Crucial hurdle overcome in quantum computing
The significant advance, by a team at the University of New South Wales (UNSW) in Sydney appears today in the international journal Nature.
"What we have is a game changer," said team leader Andrew Dzurak, Scientia Professor and Director of the Australian National Fabrication Facility at UNSW.
"We've demonstrated a two-qubit logic gate - the central building block of a quantum computer - and, significantly, done it in silicon. Because we use essentially the same device technology as existing computer chips, we believe it will be much easier to manufacture a full-scale processor chip than for any of the leading designs, which rely on more exotic technologies.
"This makes the building of a quantum computer much more feasible, since it is based on the same manufacturing technology as today's computer industry," he added.
The advance represents the final physical component needed to realise the promise of super-powerful silicon quantum computers, which harness the science of the very small - the strange behaviour of subatomic particles - to solve computing challenges that are beyond the reach of even today's fastest supercomputers.
In classical computers, data are rendered as binary bits, which are always in one of two states: 0 or 1. However, a quantum bit (or 'qubit') can exist in both of these states at once, a condition known as a superposition. A qubit operation exploits this quantum weirdness by allowing many computations to be performed in parallel (a two-qubit system performs the operation on 4 values, a three-qubit system on 8, and so on).
"If quantum computers are to become a reality, the ability to conduct one- and two-qubit calculations are essential," said Dzurak, who jointly led the team in 2012 who demonstrated the first ever silicon qubit, also reported in Nature.
Until now, it had not been possible to make two quantum bits 'talk' to each other - and thereby create a logic gate - using silicon. But the UNSW team - working with Professor Kohei M. Itoh of Japan's Keio University - has done just that for the first time.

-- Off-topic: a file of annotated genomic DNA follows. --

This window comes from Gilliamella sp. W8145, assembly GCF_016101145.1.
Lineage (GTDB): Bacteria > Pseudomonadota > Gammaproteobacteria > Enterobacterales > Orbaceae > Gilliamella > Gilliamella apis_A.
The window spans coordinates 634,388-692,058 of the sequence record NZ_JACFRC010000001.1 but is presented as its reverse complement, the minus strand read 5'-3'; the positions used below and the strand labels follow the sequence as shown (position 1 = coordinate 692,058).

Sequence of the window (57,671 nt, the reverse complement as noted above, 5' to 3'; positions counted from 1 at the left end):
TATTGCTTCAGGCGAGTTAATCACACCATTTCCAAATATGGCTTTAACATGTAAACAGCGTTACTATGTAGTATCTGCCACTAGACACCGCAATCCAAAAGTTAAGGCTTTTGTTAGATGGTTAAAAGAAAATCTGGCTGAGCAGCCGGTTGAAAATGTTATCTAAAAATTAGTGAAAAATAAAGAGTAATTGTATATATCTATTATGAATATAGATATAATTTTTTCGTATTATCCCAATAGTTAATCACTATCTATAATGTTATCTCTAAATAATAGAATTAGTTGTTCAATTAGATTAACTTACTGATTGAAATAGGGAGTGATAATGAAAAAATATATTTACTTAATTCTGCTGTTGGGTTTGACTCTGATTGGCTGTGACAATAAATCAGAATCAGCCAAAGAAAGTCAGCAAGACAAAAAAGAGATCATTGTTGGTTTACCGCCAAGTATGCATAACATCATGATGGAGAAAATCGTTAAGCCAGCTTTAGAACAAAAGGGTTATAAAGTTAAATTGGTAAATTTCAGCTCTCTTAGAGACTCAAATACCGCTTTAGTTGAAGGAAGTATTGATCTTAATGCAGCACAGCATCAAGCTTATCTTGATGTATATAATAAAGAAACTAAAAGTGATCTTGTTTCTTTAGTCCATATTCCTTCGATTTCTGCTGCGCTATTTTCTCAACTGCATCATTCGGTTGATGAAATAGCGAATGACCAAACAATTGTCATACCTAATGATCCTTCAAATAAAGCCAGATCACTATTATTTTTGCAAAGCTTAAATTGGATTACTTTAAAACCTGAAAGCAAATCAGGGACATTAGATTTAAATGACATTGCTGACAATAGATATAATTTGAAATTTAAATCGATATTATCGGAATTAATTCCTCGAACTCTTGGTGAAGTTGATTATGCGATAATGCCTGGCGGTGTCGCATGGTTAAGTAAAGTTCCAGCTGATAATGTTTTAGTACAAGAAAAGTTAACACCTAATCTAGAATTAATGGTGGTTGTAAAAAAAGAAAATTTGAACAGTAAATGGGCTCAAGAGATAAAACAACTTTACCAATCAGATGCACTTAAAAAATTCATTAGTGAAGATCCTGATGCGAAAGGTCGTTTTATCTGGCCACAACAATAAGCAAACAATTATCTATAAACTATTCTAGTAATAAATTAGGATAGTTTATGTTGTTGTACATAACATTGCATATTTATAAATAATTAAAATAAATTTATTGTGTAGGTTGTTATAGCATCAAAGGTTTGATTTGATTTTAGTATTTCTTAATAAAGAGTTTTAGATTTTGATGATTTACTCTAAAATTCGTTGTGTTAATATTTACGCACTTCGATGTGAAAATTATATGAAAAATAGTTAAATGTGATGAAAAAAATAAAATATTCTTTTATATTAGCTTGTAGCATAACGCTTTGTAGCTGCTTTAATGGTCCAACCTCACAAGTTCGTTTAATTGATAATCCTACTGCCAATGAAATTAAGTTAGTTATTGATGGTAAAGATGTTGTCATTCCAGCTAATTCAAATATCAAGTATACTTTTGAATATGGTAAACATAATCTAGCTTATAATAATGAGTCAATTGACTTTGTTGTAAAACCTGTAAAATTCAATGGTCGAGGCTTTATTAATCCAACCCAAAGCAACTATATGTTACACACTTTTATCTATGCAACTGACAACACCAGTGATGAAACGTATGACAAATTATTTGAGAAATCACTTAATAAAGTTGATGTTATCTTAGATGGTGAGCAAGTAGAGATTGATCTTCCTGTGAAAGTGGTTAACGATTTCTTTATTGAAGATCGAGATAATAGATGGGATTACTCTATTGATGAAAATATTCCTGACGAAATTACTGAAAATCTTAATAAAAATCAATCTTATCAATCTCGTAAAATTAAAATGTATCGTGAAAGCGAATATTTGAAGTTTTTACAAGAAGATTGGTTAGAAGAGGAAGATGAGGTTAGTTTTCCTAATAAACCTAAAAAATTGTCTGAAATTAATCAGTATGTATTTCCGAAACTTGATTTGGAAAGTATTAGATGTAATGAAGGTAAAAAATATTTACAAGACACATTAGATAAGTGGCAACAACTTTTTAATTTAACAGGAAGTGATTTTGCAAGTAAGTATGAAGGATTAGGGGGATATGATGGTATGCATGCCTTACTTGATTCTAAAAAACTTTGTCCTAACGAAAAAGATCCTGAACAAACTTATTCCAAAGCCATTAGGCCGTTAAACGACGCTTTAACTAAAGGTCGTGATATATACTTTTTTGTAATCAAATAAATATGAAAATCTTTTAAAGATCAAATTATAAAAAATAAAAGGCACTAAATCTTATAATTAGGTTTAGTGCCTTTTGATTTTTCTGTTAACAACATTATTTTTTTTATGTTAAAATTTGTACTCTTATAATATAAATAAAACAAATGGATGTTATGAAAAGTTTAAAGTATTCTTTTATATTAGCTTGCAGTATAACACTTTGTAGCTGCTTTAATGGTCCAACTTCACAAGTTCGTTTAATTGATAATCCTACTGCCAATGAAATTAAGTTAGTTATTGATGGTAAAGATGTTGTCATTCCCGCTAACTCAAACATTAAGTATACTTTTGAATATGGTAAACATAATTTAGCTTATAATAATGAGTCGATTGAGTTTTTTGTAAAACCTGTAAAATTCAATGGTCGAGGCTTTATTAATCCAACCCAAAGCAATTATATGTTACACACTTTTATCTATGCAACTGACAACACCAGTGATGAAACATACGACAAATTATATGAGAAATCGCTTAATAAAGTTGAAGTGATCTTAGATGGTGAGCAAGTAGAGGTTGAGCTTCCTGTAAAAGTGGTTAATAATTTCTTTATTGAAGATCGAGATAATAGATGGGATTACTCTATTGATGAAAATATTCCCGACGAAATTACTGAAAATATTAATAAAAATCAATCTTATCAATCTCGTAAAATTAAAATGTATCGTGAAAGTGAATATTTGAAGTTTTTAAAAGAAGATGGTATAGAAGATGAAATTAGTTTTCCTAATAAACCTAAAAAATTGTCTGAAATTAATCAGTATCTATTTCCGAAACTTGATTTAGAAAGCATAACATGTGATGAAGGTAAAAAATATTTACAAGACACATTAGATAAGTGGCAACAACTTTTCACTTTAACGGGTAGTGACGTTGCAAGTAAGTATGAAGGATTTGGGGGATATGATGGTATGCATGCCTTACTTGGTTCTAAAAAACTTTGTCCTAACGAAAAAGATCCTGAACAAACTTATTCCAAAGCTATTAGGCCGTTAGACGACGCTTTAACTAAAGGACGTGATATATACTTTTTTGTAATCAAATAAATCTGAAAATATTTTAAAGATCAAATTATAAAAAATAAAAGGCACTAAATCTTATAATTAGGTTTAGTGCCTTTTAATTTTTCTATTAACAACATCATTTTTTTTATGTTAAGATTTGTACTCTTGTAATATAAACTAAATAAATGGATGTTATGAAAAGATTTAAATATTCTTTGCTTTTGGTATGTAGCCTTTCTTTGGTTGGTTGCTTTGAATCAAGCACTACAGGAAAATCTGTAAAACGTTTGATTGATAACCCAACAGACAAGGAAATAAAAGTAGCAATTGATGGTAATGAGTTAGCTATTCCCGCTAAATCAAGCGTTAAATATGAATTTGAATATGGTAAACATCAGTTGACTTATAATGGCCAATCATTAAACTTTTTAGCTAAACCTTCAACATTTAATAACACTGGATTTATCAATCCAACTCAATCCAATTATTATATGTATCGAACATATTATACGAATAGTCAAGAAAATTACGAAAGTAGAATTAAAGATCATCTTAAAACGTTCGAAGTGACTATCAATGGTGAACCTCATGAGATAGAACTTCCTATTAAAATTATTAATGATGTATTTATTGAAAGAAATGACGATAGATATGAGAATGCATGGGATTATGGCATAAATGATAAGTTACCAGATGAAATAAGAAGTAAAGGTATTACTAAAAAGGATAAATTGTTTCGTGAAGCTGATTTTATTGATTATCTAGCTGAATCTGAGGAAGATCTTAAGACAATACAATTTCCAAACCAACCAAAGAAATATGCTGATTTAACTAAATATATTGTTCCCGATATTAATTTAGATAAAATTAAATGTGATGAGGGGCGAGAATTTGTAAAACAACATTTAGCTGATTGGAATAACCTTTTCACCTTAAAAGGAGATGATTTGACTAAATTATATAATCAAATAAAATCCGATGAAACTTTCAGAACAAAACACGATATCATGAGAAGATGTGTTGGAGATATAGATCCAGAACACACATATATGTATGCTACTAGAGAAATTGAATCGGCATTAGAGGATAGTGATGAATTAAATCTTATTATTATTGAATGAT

The result means that all of the physical building blocks for a silicon-based quantum computer have now been successfully constructed, allowing engineers to finally begin the task of designing and building a functioning quantum computer.
A key advantage of the UNSW approach is that they have reconfigured the 'transistors' that are used to define the bits in existing silicon chips, and turned them into qubits. "The silicon chip in your smartphone or tablet already has around one billion transistors on it, with each transistor less than 100 billionths of a metre in size," said Dr Menno Veldhorst, a UNSW Research Fellow and the lead author of the Nature paper.
"We've morphed those silicon transistors into quantum bits by ensuring that each has only one electron associated with it. We then store the binary code of 0 or 1 on the 'spin' of the electron, which is associated with the electron's tiny magnetic field," he added.
Dzurak noted that that the team had recently "patented a design for a full-scale quantum computer chip that would allow for millions of our qubits, all doing the types of calculations that we've just experimentally demonstrated."
He said that a key next step for the project is to identify the right industry partners to work with to manufacture the full-scale quantum processor chip.
Such a full-scale quantum processor would have major applications in the finance, security and healthcare sectors, allowing the identification and development of new medicines by greatly accelerating the computer-aided design of pharmaceutical compounds (and minimizing lengthy trial and error testing); the development of new, lighter and stronger materials spanning consumer electronics to aircraft; and faster information searching through large databases.